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Please use this identifier to cite or link to this item: http://arks.princeton.edu/ark:/88435/dsp01gb19f8906
Title: A Direct Sum Theorem for Deterministic Compression under Uncertain Priors
Authors: Ye, Christopher
Advisors: Kol, Gillat
Department: Mathematics
Class Year: 2021
Abstract: We revisit the problem of Compression under Uncertain Priors: the sender knows a distribution P over [N] and the receiver knows a distribution Q over [N] such that P, Q are ∆-close: ∣ log 1 P (x) − log 1 Q(x) ∣ ≤ ∆ for all x ∈ [N]. A message m is sampled from [N] according to P, and the sender wants to communicate m to the receiver with error at most some small constant. When the parties have shared randomness, Juba et al. and Braverman and Juba provide a tight bound of Θ(H(P)+∆) on the expected number of bits required for communication. Haramaty and Sudan posed the question of the minimum number of bits required for a deterministic protocol and asked whether it requires a dependence on N. In this work, we study this deterministic problem in the multi-copy setting where there are k pairs of distributions, denoted {Pi , Qi} such that each pair Pi , Qi is ∆-close. The messages mi are sampled from Pi for all i, and the sender hopes to communicate all k messages, each with some constant error. In this setting, we prove a tight upper and lower bounds of Θ(H(P) + ∆) on the number of bits required per copy in expectation, matching the performance of the randomized setting. Here H(P) = 1 k ∑ k i=1 H(Pi), thus showing that dependence on N is not necessary in the multi-copy setting. In addition, we provide possible directions for tackling the single-copy setting and Haramaty and Sudan’s toy problem, where closing the gap between the upper and lower bounds remains an open problem. This includes a reduction to simultaneous communication complexity, a lower bound of isolating hash families, and a computation of the internal information of any successful communication protocol. We also briefly discuss the motivation behind the notion of ∆-similarity of distributions. So far we have discussed compression in noiseless channels. Finally, we consider the equivalent problem for coding in a noisy channel. We briefly describe an algorithm due to Shulman for channel coding where the receiver is ignorant of the channel law.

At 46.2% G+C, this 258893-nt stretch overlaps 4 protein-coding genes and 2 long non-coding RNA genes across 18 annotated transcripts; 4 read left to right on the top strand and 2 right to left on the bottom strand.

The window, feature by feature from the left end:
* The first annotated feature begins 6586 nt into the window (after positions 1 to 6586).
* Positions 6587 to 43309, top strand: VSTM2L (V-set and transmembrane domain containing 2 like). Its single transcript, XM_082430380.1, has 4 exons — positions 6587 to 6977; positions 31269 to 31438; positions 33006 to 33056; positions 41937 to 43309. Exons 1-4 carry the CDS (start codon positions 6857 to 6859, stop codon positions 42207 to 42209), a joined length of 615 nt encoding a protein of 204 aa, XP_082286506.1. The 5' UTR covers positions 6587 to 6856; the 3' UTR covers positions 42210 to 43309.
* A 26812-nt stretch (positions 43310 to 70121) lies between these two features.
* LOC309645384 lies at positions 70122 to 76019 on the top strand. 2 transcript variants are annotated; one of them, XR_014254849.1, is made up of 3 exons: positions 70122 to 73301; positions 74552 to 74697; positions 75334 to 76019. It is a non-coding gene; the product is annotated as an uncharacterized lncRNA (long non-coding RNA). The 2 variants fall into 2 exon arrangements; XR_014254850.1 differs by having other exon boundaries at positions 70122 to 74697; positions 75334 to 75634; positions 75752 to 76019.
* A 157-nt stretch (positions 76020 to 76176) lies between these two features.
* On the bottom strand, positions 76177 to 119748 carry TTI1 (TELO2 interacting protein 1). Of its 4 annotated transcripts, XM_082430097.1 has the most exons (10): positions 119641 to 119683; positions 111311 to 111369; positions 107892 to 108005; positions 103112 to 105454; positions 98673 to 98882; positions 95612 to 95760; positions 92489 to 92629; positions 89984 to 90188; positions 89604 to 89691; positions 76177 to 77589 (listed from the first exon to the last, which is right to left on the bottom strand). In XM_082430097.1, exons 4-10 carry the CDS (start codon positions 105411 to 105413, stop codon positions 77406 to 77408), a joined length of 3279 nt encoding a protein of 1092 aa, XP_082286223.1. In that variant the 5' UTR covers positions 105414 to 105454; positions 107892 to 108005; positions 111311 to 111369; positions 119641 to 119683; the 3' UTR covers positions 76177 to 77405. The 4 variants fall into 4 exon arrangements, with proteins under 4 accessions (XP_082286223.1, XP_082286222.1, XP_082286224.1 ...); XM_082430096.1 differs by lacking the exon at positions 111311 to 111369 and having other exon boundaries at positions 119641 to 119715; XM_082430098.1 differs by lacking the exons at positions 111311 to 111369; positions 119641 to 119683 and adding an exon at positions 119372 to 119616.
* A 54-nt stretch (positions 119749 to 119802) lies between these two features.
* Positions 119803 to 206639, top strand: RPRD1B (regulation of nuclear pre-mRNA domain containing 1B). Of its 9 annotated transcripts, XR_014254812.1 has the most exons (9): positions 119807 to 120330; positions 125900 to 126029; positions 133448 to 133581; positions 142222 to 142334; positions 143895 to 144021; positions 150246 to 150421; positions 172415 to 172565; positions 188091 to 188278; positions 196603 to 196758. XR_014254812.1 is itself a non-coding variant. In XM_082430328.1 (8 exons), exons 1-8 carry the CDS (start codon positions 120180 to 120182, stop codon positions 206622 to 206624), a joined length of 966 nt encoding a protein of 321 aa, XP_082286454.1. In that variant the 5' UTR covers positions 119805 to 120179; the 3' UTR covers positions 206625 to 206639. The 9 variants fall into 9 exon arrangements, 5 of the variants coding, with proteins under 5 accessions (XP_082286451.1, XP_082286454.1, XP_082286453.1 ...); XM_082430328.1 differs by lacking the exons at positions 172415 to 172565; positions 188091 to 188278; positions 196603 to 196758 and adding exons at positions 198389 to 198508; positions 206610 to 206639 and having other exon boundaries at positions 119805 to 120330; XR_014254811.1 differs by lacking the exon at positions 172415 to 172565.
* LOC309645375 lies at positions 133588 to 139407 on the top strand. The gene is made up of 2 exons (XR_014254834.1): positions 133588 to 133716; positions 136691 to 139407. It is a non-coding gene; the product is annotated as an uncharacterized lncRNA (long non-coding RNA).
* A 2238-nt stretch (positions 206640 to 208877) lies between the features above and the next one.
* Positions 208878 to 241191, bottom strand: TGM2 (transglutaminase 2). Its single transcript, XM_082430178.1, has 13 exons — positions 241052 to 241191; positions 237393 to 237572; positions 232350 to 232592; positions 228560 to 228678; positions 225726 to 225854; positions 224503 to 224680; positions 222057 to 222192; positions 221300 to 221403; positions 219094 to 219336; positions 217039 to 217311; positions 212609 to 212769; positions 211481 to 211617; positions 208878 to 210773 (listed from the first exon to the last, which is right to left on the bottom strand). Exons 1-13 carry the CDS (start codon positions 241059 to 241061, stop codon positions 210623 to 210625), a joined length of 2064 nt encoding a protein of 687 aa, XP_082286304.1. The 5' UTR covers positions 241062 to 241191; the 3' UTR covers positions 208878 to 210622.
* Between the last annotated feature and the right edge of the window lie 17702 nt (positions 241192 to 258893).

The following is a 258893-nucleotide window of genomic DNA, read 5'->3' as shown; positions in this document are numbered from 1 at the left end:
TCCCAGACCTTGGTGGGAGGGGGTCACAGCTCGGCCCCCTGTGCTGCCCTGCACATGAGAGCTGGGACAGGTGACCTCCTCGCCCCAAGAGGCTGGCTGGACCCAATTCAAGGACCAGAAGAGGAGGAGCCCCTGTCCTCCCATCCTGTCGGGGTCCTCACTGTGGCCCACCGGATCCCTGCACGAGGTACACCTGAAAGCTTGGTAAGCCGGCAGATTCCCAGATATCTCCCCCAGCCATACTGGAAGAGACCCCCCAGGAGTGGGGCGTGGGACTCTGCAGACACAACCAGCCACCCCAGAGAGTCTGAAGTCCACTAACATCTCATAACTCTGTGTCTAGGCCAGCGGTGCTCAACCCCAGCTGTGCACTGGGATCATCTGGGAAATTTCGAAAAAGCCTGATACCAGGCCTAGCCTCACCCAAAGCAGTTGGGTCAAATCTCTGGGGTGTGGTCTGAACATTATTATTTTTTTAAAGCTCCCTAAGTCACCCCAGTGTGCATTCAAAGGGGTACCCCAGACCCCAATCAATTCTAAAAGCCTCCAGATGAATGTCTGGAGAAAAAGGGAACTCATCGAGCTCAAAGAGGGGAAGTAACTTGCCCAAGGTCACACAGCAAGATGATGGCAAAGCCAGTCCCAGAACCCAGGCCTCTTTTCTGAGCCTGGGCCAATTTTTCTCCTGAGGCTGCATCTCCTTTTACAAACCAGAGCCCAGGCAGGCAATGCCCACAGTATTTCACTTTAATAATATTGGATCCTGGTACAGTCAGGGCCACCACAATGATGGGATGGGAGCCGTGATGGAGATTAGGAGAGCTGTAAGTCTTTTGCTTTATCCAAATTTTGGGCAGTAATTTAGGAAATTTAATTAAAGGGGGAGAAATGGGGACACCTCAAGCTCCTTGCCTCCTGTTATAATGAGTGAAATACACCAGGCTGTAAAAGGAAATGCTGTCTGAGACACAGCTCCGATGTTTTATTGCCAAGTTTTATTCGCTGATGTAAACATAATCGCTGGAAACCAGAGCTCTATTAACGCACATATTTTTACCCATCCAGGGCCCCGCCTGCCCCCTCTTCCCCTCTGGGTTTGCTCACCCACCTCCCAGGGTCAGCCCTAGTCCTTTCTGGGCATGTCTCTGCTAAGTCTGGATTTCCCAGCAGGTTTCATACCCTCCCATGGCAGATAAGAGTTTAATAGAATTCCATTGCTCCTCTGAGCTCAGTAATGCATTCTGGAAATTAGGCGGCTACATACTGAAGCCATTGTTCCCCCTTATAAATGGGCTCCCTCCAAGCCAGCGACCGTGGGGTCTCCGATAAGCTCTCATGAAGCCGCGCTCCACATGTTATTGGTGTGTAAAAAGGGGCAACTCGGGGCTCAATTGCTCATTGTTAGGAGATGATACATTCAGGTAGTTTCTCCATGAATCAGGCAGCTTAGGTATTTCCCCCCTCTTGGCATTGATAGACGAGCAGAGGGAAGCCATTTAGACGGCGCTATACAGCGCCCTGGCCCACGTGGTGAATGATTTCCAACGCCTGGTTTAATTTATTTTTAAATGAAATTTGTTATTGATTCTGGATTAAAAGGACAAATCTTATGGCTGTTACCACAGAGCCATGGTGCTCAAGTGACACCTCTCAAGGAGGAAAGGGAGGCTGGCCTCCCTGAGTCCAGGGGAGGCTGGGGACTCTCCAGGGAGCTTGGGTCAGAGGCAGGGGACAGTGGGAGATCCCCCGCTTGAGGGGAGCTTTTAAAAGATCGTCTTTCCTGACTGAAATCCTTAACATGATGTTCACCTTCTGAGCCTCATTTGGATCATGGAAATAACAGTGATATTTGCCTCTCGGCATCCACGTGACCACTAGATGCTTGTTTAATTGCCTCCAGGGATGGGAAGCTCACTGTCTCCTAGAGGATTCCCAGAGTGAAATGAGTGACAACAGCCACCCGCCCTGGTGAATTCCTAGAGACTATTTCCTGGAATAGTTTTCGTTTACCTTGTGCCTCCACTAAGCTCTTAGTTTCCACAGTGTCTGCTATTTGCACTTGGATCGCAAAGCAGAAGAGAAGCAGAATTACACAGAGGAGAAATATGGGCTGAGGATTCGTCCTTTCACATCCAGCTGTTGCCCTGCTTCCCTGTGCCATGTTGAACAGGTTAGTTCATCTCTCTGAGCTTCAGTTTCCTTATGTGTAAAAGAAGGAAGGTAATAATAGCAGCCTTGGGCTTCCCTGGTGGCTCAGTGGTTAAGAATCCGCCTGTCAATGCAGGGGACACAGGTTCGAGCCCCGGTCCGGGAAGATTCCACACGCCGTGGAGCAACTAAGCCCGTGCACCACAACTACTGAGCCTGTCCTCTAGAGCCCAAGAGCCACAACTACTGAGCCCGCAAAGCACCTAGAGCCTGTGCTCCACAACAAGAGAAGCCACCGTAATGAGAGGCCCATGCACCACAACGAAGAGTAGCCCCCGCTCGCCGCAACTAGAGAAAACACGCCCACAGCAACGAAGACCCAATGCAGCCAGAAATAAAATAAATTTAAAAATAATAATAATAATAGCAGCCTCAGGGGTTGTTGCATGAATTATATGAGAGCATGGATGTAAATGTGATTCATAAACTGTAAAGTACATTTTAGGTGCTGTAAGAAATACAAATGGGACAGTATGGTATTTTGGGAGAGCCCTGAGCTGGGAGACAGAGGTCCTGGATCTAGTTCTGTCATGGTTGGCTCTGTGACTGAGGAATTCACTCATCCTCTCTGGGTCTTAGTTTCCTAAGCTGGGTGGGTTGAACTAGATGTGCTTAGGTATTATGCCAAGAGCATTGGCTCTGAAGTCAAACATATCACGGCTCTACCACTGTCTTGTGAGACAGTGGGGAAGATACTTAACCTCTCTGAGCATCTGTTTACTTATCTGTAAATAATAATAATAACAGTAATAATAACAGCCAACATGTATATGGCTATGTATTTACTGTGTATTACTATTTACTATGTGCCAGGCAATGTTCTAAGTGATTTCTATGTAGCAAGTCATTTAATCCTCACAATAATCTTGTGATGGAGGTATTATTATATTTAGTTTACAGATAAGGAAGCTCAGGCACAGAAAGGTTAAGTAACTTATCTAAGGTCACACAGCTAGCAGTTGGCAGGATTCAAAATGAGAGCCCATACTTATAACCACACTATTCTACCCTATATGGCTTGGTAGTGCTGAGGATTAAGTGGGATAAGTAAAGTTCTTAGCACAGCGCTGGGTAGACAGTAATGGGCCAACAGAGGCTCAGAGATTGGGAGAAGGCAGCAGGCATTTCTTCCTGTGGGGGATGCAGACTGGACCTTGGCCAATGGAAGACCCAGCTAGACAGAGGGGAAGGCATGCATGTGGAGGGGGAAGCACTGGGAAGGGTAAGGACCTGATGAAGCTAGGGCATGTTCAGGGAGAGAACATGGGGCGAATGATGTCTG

URI: http://arks.princeton.edu/ark:/88435/dsp01gb19f8906
Type of Material: Princeton University Senior Theses
Language: en
Appears in Collections:Mathematics, 1934-2021

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